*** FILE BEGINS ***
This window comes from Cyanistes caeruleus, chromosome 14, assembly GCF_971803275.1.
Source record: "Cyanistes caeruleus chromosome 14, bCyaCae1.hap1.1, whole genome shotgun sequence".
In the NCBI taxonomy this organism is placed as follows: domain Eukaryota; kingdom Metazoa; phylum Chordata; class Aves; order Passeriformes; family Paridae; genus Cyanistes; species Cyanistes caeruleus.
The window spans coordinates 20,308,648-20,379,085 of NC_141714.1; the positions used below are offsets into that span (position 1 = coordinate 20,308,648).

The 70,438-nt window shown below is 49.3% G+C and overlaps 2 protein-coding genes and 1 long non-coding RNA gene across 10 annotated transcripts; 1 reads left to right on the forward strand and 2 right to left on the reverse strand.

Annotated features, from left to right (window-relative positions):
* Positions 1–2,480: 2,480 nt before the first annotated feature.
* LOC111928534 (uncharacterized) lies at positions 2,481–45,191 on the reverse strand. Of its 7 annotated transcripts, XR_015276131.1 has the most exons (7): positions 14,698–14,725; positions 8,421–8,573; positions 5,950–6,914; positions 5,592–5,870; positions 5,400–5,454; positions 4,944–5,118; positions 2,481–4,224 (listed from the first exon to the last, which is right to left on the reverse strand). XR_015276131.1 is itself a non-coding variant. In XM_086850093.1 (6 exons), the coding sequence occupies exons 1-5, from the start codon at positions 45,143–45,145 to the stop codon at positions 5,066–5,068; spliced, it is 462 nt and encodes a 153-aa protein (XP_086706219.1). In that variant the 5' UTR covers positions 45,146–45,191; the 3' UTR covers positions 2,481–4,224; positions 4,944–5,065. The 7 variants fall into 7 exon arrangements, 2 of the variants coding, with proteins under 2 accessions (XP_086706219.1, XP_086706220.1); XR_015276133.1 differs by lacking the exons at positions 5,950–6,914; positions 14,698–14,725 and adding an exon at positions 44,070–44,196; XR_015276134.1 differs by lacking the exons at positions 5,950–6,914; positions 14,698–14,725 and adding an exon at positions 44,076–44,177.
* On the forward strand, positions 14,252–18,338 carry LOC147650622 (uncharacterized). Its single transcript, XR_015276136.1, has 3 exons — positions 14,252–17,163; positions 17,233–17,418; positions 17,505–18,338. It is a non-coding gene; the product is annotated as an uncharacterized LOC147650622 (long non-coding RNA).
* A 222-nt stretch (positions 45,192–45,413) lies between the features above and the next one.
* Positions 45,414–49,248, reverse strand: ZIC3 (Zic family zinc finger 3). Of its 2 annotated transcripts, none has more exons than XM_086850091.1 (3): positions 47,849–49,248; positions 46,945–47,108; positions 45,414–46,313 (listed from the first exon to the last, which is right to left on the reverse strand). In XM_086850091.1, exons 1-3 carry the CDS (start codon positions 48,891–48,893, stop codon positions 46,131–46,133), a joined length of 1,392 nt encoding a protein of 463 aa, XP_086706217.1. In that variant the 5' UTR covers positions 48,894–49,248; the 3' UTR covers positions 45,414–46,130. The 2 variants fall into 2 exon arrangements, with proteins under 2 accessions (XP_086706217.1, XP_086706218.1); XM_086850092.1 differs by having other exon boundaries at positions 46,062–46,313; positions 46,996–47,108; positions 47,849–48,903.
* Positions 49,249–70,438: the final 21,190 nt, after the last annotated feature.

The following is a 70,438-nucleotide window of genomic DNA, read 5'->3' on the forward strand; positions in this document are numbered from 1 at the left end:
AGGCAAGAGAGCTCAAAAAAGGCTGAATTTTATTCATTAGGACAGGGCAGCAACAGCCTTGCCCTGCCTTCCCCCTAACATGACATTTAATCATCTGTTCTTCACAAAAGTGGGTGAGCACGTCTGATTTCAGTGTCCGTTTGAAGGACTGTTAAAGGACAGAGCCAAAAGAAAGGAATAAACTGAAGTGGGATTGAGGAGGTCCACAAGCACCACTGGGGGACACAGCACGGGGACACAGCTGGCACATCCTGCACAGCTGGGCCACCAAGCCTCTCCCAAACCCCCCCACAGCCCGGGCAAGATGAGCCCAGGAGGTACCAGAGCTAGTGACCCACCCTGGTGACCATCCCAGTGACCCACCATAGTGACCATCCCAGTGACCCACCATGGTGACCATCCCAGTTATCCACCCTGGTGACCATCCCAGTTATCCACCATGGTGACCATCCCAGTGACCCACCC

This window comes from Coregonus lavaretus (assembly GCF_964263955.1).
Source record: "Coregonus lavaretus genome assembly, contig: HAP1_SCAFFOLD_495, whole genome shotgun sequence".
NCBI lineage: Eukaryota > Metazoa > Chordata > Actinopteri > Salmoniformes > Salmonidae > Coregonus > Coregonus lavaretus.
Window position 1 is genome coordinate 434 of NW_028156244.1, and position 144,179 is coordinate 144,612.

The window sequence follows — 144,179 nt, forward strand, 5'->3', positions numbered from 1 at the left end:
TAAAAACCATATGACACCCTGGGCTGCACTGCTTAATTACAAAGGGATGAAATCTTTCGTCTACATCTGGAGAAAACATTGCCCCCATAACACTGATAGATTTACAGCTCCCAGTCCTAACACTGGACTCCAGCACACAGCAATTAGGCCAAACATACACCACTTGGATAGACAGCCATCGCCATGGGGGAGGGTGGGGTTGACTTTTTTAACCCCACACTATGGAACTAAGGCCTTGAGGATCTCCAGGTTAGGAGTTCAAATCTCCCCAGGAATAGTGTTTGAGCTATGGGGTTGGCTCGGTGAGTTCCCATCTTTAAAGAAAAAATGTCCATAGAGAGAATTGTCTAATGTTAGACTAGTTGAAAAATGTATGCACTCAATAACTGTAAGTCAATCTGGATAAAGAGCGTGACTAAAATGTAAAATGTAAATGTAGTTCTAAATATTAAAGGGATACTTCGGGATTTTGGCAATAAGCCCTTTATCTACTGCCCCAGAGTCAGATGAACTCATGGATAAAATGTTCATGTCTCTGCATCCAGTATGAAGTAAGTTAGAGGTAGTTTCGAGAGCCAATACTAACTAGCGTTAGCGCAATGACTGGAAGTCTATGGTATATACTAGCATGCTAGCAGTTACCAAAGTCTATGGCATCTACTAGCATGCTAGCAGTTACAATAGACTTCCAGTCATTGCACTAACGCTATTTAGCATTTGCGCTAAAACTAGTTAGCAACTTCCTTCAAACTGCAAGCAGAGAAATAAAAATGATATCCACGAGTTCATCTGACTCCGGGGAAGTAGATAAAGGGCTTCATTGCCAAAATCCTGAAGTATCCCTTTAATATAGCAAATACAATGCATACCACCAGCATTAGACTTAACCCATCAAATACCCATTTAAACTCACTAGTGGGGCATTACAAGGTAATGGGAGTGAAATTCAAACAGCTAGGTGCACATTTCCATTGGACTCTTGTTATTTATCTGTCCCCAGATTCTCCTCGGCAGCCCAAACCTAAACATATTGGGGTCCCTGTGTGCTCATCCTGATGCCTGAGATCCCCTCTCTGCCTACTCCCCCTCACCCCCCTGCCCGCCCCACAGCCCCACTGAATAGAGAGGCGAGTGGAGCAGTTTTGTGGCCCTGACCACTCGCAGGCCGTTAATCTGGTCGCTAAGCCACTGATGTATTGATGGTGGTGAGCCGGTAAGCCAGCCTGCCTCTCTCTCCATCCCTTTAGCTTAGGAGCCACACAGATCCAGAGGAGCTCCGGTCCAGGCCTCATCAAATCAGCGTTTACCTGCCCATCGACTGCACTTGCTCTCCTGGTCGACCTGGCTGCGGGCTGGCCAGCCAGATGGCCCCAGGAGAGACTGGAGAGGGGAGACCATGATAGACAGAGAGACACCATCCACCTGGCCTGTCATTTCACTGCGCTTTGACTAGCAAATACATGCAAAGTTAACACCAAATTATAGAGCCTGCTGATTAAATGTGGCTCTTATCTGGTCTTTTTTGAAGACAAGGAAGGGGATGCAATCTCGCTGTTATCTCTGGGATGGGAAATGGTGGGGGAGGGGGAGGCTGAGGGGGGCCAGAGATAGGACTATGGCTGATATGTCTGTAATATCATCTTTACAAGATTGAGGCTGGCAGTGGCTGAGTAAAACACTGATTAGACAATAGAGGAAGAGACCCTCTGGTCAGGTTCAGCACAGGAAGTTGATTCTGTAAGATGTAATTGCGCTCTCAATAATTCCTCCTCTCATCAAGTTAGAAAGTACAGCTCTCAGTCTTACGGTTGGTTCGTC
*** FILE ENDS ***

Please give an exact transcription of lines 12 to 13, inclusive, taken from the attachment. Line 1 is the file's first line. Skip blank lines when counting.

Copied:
* Positions 49,249–70,438: the final 21,190 nt, after the last annotated feature.

The following is a 70,438-nucleotide window of genomic DNA, read 5'->3' on the forward strand; positions in this document are numbered from 1 at the left end: